• If filmed, recording of presentations may be watched and analysed, or made available to students as revision tools.

Skill Development:

  • Students will develop their team work and communication skills, be better equipped to work to tight deadlines and under pressure, and more adept at communicating information in an appropriate way for a given audience.
  • They will have had opportunities to reflect on their own abilities as communicators, and considers means by which they could improve.
  • They will have consolidated the knowledge they were set to present through the task.

Resources:

  • An appropriate audience for students to present to.
  • Assess to resources, for students use in preparing presentations.

Associated Case Studies

About the Author
This guide was produced by Mike Corcoran (www.macorcoran.com). If you would like to contact the author, please use this email address:- m.a.corcoran@outlook.com.

Networking Connections (QAA 6, 7)

Group Size ? 1.) Small group (teams of 4-6)
2.) Individual Task
3.) Large Group
4.) Any

Small group (teams of 4-6), Large Group

Learning Environment ? 1.) Lecture Theatre
2.) Presentation Space
3.) Carousel Tables (small working group)
4.) Any
5.) Outside
6.) Special

Lecture Theatre, Outside

QAA Enterprise Theme(s) ? 1.) Creativity and Innovation
2.) Opportunity recognition, creation and evaluation
3.) Decision making supported by critical analysis and judgement
4.) Implementation of ideas through leadership and management
5.) Reflection and Action
6.) Interpersonal Skills
7.) Communication and Strategy
8.) Digital and Data Skills

6Interpersonal Skills 7Communication and Strategy

Objective:

  • An icebreaker (25 minutes) for a module or great background activity for a networking event
  • To ensure the group engages in networking activities
  • To introduce the importance of physical networking and hints and tips on how to go about it

Introduction:

A fun and interactive session that encourages networking which can be underpinned by theory and practical advice and support on how to improve physical networking. Each participant is given a card from a standard 52 deck. The participants keep their card for the duration of the game. Initially they find someone to pair up with to form a starting hand. The pair of participants then queue to visit the dealer who deals a Texas Hold'em hand and each participant is awarded points based upon the final hand obtained. Participants then have to find another partner to form a new starting hand and join the back of the queue. The gamification of networking encourages participants to meet as many people as possible and look to identify where they have commonality that could lead to mutual value. Each relationship is not equal as suits could represent sectors, face value could represent job roles. Yet sometimes cards that do not seem to have any strong connection can lead to a useful networking connection (and score in the game). The individual with the top score will win a prize; this is not always the person who made the most connections although playing as many scoring hands as possible (putting in the effort) obviously helps. Successful players are therefore selective in who they form a starting hand with. Through playing the game and talking whilst queuing to see the dealer, participants do engage in real networking as the conversation inevitable moves away from just game participation.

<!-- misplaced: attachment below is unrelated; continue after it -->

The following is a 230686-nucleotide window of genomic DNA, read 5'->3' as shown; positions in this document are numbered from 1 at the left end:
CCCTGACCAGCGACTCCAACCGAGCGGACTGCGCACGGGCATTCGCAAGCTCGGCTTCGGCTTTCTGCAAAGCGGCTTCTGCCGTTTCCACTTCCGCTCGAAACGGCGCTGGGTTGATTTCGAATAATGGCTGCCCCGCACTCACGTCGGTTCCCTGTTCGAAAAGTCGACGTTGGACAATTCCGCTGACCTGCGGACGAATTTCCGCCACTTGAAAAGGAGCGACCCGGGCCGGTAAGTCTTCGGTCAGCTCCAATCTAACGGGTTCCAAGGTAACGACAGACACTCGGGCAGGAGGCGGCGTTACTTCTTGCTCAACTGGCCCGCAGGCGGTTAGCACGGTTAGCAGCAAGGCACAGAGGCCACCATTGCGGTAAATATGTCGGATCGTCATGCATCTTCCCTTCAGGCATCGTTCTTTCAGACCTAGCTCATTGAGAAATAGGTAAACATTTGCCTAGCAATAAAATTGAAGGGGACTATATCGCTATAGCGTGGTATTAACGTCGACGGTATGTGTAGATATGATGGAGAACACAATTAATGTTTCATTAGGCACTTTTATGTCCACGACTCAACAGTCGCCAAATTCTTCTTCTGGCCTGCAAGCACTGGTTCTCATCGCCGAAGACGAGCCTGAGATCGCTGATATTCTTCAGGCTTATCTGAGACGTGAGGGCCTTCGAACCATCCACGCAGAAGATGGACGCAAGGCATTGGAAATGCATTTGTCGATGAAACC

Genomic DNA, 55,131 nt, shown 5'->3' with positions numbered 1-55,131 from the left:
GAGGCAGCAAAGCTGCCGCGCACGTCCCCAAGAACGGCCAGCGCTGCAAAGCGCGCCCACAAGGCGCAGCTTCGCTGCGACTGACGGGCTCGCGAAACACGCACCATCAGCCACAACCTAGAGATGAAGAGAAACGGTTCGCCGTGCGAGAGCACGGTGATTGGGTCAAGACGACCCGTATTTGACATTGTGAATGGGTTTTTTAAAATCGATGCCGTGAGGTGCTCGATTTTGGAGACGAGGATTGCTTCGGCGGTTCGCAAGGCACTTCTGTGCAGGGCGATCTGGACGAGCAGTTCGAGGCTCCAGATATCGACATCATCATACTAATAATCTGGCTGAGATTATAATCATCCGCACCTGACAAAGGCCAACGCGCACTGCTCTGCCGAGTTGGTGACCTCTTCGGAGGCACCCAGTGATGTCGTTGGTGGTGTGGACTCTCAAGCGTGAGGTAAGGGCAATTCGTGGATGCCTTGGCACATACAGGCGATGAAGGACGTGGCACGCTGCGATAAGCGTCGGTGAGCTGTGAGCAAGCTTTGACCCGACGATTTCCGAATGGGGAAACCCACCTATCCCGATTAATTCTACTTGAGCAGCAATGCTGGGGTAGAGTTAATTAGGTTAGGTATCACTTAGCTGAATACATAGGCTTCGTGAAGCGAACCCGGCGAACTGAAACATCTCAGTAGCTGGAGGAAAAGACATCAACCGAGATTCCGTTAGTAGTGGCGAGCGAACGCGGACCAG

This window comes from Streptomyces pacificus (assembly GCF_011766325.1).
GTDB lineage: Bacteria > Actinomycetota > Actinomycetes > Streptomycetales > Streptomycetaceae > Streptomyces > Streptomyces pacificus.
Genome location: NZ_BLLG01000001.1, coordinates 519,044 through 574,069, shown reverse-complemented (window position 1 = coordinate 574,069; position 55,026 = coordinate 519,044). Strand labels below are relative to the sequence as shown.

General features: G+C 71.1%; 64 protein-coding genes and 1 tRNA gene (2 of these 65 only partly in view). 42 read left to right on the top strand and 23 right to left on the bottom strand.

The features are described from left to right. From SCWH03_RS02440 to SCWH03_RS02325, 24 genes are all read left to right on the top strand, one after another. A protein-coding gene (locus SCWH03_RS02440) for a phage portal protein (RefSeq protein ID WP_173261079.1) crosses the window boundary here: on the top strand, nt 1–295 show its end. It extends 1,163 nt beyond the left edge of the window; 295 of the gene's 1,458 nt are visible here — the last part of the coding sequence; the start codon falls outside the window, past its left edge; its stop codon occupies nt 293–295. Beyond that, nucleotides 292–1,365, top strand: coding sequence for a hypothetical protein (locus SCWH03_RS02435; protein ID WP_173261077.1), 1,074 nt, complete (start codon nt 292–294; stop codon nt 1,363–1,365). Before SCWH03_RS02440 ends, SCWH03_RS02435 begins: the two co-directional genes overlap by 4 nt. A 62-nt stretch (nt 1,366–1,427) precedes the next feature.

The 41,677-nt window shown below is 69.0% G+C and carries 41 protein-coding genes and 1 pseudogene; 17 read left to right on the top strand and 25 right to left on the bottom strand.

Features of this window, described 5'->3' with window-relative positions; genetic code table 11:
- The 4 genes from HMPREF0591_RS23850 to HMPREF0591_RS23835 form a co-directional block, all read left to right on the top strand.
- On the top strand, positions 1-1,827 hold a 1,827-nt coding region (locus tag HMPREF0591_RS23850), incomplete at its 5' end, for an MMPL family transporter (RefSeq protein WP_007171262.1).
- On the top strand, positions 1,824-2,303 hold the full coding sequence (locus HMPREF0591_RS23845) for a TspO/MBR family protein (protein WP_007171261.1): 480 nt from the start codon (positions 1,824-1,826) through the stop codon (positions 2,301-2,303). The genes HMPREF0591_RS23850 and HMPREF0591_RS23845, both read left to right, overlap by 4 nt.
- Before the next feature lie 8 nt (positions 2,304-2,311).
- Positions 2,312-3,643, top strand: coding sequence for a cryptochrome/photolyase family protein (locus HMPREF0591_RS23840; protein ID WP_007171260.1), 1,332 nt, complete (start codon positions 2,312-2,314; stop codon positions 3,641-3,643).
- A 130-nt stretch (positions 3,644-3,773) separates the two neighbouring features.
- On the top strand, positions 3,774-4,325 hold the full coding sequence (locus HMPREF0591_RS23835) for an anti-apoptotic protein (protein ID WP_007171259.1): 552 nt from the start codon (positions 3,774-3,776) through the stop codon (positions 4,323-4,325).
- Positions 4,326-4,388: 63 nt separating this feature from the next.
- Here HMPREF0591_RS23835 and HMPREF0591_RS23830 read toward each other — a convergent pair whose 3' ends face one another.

After a winner has been announced the sessions can be underpinned by introducing theory or practical tips.

Activity:

This session works well as an icebreaker at the beginning of a new module or extracurricular enterprise intervention or equally well at a formal networking event. This has been used with local Chamber of Commerce organisations, UGs, PGs and staff with excellent results. Please note a basic understanding of Texas Hold'em poker and hand dynamics does add value to the participant's experience. If the educator is not confident then it is likely a student or member of the group has the necessary knowledge to help.

Resources:

About the Author
This guide was produced by Jon Powell (Enterprise Team Manager, EEUK Board Member). If you would like to contact the author, please use this email address:- j.e.powell@lancaster.ac.uk.

Communication Re-evaluation (QAA 5, 6,7)

Group Size ? 1.) Small group (teams of 4-6)
2.) Individual Task
3.) Large Group
4.) Any

Small group (teams of 4-6)

Learning Environment ? 1.) Lecture Theatre
2.) Presentation Space
3.) Carousel Tables (small working group)
4.) Any
5.) Outside
6.) Special

Any

QAA Enterprise Theme(s) ? 1.) Creativity and Innovation
2.) Opportunity recognition, creation and evaluation
3.) Decision making supported by critical analysis and judgement
4.) Implementation of ideas through leadership and management
5.) Reflection and Action
6.) Interpersonal Skills
7.) Communication and Strategy
8.) Digital and Data Skills